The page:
64. The method of Claim 63, wherein modulating light comprises reflecting light from an interferometric modulator.
  65. The method of Claim 63 or 64, wherein modulating light comprises reflecting light from a partially reflecting surface and reflecting light from a movable reflecting surface that form an optical cavity.
  66. The method of Claim 64, wherein modulating light comprises moving said movable reflecting surface to alter said optical cavity.
  67. The method of Claim 63, wherein diffusing light comprises propagating said light through a diffuser.
  68. The method of Claim 67, wherein said diffuser comprises a diffractive optical element or a holographic optical element.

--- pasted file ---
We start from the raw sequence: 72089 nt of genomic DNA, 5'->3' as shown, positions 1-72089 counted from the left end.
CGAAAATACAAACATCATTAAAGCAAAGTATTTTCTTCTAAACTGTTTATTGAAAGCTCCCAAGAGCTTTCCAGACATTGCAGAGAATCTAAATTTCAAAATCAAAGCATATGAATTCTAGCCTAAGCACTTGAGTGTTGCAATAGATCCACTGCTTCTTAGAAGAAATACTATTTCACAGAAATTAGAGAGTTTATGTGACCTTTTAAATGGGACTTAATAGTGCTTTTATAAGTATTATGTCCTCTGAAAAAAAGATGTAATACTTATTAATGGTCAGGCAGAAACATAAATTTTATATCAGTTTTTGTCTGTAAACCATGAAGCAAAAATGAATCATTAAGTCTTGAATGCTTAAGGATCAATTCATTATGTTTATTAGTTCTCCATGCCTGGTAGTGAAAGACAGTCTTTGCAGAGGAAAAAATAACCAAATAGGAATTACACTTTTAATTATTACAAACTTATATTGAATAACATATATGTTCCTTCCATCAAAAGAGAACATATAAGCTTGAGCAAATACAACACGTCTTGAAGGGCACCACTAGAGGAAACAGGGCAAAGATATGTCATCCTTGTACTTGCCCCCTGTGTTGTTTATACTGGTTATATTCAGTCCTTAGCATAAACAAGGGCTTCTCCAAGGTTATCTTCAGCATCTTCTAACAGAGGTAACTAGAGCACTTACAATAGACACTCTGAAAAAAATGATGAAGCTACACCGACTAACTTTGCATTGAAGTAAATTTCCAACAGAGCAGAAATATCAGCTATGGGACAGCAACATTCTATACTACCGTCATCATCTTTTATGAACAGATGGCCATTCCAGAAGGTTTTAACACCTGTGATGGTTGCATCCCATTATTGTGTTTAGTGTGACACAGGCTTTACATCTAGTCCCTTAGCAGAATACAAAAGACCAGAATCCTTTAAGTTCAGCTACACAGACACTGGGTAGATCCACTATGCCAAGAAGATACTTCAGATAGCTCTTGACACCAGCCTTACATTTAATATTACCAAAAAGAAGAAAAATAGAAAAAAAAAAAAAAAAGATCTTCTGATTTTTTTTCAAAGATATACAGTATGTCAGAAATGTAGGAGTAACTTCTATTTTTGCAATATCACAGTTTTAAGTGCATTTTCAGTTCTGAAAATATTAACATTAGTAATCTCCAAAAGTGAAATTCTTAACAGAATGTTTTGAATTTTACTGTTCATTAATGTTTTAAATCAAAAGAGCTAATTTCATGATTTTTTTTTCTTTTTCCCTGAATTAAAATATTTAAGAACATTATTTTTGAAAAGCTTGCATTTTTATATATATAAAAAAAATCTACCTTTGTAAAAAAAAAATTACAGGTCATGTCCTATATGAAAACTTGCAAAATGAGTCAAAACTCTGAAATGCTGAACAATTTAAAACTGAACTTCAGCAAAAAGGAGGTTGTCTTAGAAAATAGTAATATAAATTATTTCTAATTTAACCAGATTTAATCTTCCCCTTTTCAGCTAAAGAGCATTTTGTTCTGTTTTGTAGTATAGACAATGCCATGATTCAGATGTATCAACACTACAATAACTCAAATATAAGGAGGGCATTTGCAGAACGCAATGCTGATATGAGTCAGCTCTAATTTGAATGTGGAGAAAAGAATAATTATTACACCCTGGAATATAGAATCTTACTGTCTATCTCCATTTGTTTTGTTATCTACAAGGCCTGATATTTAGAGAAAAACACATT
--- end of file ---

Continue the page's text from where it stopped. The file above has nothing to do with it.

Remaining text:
EP05255647A 2004-09-27 2005-09-14 Method and device for compensating for color shift as a function of angle of view Withdrawn EP1640314A3 (en)

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KR101236289B1 (en) 2013-02-22
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US8861071B2 (en) 2014-10-14
US20100149624A1 (en) 2010-06-17
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US7630123B2 (en) 2009-12-08
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US20060077522A1 (en) 2006-04-13
US8045256B2 (en) 2011-10-25
US20120002265A1 (en) 2012-01-05
RU2005129902A (en) 2007-04-10
EP2388234A1 (en) 2011-11-23